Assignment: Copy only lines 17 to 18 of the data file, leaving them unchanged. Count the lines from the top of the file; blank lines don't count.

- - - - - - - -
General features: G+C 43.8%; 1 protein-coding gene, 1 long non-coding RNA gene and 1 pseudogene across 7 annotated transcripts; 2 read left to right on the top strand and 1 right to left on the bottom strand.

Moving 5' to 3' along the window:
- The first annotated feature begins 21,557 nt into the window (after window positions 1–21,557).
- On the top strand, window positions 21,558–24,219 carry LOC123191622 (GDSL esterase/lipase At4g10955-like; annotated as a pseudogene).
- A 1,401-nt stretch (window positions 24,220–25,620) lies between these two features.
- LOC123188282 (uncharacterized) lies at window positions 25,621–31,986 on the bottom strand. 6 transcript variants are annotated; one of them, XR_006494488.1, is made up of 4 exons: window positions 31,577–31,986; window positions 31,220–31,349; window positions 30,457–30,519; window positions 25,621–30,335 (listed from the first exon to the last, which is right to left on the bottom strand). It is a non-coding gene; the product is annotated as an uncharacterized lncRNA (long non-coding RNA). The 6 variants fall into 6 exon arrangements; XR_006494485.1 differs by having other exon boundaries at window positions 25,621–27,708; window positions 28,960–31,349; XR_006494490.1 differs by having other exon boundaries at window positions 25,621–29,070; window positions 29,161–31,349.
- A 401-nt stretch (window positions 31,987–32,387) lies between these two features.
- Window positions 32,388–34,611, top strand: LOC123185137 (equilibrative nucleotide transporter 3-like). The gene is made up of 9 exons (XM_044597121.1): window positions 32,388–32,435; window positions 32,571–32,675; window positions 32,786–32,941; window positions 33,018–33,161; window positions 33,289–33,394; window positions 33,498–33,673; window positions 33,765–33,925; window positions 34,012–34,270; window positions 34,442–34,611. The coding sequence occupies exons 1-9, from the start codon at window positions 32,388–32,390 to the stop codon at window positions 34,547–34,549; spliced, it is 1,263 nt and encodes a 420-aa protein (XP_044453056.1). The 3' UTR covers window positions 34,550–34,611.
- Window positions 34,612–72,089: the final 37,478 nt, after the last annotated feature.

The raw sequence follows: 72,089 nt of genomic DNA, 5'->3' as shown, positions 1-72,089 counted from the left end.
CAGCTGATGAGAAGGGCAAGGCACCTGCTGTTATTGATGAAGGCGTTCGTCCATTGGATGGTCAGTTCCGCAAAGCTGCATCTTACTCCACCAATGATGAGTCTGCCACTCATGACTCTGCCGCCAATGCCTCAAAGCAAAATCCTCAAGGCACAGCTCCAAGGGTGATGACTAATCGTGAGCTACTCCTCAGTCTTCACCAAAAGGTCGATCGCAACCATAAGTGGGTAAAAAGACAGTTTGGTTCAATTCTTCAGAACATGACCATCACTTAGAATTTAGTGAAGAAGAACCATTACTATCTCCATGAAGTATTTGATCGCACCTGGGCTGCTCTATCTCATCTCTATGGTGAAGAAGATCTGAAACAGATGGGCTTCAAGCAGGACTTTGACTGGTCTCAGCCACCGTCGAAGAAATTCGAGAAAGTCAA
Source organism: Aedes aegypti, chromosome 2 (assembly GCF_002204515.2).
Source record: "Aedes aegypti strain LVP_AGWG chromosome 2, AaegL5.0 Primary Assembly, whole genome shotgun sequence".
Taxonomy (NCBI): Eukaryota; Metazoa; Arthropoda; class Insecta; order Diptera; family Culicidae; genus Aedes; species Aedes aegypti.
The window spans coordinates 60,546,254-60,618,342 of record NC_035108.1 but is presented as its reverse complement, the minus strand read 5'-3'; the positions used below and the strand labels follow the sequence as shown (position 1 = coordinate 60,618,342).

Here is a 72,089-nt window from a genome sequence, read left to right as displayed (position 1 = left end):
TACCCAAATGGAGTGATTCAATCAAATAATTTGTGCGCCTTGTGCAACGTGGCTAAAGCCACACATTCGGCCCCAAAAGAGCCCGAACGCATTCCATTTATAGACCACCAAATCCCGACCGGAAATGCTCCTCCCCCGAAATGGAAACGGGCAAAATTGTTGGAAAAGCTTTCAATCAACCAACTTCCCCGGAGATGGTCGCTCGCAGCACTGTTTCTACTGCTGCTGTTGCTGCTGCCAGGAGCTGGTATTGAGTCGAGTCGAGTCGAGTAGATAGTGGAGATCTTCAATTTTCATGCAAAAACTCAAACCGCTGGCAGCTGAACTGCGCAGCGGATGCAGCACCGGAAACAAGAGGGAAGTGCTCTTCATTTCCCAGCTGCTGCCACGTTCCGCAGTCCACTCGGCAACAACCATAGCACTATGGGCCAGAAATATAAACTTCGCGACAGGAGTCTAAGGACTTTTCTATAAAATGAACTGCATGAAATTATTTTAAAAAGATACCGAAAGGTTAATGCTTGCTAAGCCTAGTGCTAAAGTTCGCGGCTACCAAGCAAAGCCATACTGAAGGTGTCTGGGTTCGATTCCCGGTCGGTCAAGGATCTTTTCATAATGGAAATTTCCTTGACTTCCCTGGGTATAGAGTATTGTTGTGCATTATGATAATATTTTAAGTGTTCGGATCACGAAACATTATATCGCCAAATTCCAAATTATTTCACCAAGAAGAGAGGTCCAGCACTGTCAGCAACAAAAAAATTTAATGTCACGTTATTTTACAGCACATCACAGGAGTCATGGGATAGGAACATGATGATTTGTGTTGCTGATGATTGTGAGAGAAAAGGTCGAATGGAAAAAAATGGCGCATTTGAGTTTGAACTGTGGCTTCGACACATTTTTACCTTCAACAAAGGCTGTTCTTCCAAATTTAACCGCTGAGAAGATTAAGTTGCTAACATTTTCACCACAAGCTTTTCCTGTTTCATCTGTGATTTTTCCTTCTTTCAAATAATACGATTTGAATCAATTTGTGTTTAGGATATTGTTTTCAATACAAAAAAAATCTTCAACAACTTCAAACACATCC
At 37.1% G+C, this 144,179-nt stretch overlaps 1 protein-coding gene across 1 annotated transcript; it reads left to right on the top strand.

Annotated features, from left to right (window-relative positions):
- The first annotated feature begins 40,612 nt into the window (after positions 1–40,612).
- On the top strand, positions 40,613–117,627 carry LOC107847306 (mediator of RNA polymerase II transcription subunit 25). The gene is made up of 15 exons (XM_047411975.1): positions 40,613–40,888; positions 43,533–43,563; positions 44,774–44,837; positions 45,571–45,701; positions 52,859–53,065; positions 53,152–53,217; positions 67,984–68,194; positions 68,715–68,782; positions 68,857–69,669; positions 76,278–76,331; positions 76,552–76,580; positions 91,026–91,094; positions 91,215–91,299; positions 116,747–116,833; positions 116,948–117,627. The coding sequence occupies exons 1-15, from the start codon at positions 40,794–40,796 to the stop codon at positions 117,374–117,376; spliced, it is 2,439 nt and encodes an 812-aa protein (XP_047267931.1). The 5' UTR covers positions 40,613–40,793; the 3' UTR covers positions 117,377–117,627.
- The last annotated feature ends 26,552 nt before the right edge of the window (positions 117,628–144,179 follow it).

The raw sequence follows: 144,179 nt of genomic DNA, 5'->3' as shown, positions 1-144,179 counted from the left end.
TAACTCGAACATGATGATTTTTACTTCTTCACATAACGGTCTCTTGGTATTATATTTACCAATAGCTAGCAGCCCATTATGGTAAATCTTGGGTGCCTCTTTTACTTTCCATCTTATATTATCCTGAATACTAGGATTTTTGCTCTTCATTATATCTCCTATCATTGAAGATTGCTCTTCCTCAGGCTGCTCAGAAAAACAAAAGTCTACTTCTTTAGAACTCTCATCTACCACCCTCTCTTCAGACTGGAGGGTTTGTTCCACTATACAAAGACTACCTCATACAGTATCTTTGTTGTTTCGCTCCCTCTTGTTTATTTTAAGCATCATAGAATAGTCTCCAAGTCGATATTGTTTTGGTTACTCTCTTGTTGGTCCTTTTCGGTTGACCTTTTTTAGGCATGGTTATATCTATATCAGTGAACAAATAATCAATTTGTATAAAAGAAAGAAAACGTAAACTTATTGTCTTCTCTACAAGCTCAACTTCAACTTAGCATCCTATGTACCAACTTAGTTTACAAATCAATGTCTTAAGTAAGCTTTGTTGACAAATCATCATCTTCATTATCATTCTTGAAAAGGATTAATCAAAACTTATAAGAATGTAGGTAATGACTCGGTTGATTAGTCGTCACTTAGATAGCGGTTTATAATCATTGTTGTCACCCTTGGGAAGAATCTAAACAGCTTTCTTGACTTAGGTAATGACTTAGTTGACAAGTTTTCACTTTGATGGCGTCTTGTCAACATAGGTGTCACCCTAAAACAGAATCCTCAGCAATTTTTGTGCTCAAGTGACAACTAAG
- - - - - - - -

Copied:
TACCCAAATGGAGTGATTCAATCAAATAATTTGTGCGCCTTGTGCAACGTGGCTAAAGCCACACATTCGGCCCCAAAAGAGCCCGAACGCATTCCATTTATAGACCACCAAATCCCGACCGGAAATGCTCCTCCCCCGAAATGGAAACGGGCAAAATTGTTGGAAAAGCTTTCAATCAACCAACTTCCCCGGAGATGGTCGCTCGCAGCACTGTTTCTACTGCTGCTGTTGCTGCTGCCAGGAGCTGGTATTGAGTCGAGTCGAGTCGAGTAGATAGTGGAGATCTTCAATTTTCATGCAAAAACTCAAACCGCTGGCAGCTGAACTGCGCAGCGGATGCAGCACCGGAAACAAGAGGGAAGTGCTCTTCATTTCCCAGCTGCTGCCACGTTCCGCAGTCCACTCGGCAACAACCATAGCACTATGGGCCAGAAATATAAACTTCGCGACAGGAGTCTAAGGACTTTTCTATAAAATGAACTGCATGAAATTATTTTAAAAAGATACCGAAAGGTTAATGCTTGCTAAGCCTAGTGCTAAAGTTCGCGGCTACCAAGCAAAGCCATACTGAAGGTGTCTGGGTTCGATTCCCGGTCGGTCAAGGATCTTTTCATAATGGAAATTTCCTTGACTTCCCTGGGTATAGAGTATTGTTGTGCATTATGATAATATTTTAAGTGTTCGGATCACGAAACATTATATCGCCAAATTCCAAATTATTTCACCAAGAAGAGAGGTCCAGCACTGTCAGCAACAAAAAAATTTAATGTCACGTTATTTTACAGCACATCACAGGAGTCATGGGATAGGAACATGATGATTTGTGTTGCTGATGATTGTGAGAGAAAAGGTCGAATGGAAAAAAATGGCGCATTTGAGTTTGAACTGTGGCTTCGACACATTTTTACCTTCAACAAAGGCTGTTCTTCCAAATTTAACCGCTGAGAAGATTAAGTTGCTAACATTTTCACCACAAGCTTTTCCTGTTTCATCTGTGATTTTTCCTTCTTTCAAATAATACGATTTGAATCAATTTGTGTTTAGGATATTGTTTTCAATACAAAAAAAATCTTCAACAACTTCAAACACATCC
At 37.1% G+C, this 144,179-nt stretch overlaps 1 protein-coding gene across 1 annotated transcript; it reads left to right on the top strand.